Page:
Industrialization took all thinkers by surprise, and this had to be so insofar it was a process led by entrepreneurs and capitalists, not by intellectuals and activists. Any subsequent classification and arrangement of facts, concepts, and causes-effects had to be plagued with errors by necessity. Take for example the ultimate refutation to Marxist “surplus” exploitation. Professor George Reisman provides this refutation in his magnum opus Capitalism (1996); while the original mistake was committed by Adam Smith, supposed founder of “bourgeois” Economics (the latter being a myth in-and-of itself, as demonstrated by Murray N. Rothbard), it was taken to perverse depths of equivocation by Karl Marx in Das Capital. In any case, even Adam Smith had a clear distinction of a free economy vs. a privilege-ridden economy. That distinction — contra-Karl Marx — was identified as one of Capitalism vs. Mercantilism by several thinkers, including two of the most influential classic liberal thinkers of the 1900s: Ludwig von Mises and Ayn Rand. As path-breaking thinkers, both could easily devise new or old-new terms for what they were describing, yet they both advocated Capitalism. And by Capitalism they meant a system of private property in the means of production, as opposed to Socialism (a system of public or State-owned property in the means of production). Mercantilism was spotted and denounced centuries ago by Adam Smith, and Interventionism by Ludwig von Mises. The exploitative nature of the State and the redistributive issues with money and taxing were discussed to great length by Rothbard. Hans-Hermann Hoppe has demonstrated that a State is neither necessary nor favorable in order for Capitalism to emerge. To go by as if these authors hadn’t provided Libertarianism with a sounder (although unfinished and far from error-free) grounding, can only derail our efforts towards understanding and social change.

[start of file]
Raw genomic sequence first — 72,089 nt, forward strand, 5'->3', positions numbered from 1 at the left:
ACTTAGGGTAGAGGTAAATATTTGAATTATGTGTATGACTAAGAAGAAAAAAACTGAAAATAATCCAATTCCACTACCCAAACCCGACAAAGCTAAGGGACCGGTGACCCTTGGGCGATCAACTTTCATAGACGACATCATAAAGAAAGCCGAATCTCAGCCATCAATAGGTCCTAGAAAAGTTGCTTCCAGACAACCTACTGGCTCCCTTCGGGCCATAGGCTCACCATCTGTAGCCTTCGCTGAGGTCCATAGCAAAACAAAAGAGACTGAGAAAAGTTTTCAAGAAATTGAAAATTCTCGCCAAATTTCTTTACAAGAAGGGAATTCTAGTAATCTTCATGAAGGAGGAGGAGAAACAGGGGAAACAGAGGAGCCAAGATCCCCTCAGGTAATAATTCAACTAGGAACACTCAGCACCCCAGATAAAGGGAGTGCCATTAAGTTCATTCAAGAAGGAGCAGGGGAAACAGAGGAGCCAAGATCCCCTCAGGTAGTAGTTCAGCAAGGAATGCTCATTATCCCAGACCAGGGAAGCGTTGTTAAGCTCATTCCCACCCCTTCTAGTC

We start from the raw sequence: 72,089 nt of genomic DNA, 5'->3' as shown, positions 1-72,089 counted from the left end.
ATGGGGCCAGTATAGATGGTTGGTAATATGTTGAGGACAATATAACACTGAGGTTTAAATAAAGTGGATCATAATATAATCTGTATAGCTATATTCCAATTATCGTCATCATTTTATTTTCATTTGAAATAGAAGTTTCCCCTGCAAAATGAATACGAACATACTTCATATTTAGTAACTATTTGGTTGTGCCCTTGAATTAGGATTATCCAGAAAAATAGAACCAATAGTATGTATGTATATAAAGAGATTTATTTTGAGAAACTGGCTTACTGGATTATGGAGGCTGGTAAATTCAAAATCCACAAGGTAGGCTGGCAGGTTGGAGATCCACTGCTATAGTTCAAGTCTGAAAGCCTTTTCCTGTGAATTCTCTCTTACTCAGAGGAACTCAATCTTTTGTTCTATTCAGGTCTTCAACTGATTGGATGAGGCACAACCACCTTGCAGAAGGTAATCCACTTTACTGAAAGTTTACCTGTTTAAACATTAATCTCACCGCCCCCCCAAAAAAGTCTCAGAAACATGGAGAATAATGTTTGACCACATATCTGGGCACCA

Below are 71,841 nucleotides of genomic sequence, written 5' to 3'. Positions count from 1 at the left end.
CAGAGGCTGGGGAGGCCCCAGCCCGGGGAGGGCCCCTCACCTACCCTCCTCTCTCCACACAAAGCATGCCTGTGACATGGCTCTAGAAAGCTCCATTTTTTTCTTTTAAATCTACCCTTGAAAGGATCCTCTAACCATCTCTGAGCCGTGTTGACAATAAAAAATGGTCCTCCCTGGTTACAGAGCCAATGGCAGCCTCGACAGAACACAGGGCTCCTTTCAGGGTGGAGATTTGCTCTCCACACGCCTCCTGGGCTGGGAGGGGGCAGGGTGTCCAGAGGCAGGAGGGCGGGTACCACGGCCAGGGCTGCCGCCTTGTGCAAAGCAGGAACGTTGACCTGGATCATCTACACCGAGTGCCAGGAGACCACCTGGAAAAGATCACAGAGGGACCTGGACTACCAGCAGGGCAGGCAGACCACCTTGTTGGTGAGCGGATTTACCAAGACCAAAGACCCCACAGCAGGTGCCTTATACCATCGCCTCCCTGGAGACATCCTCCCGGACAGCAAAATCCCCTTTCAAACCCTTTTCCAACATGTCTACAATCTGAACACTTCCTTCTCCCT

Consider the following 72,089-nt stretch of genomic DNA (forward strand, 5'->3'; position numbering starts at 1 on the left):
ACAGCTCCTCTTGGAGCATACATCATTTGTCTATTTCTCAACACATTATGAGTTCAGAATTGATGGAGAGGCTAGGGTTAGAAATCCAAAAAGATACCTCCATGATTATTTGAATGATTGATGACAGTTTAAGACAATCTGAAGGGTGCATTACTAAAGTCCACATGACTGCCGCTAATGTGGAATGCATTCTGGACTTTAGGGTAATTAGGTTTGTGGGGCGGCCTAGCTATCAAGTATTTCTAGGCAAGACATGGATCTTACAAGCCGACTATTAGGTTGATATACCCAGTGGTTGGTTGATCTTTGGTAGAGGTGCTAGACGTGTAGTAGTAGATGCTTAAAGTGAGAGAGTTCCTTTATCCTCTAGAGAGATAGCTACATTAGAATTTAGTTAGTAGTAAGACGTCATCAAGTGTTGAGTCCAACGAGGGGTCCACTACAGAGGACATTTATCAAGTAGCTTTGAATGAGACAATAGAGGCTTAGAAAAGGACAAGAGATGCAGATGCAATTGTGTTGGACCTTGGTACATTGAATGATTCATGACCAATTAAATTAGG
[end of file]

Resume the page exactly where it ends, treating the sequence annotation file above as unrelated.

In any case, neither privileges nor labor are the source of wealth, but exchanges. That’s why Mises preferred the term Catallactics to what we all know as “Economics”. It is exchange — not labor but products accepted in the marketplace, not privileges for companies or individuals but sales — that drives value creation, socially speaking. Of course, left-libertarians noticed and criticize privileges for companies, but not for individuals. Never are individuals or small- to mid-sized companies accused of having success thanks to State policies. This alone is very telling. Libertarianism needs a bigger dose of Rothbard and Reisman and far less of Marxist or other muddled socialist authors.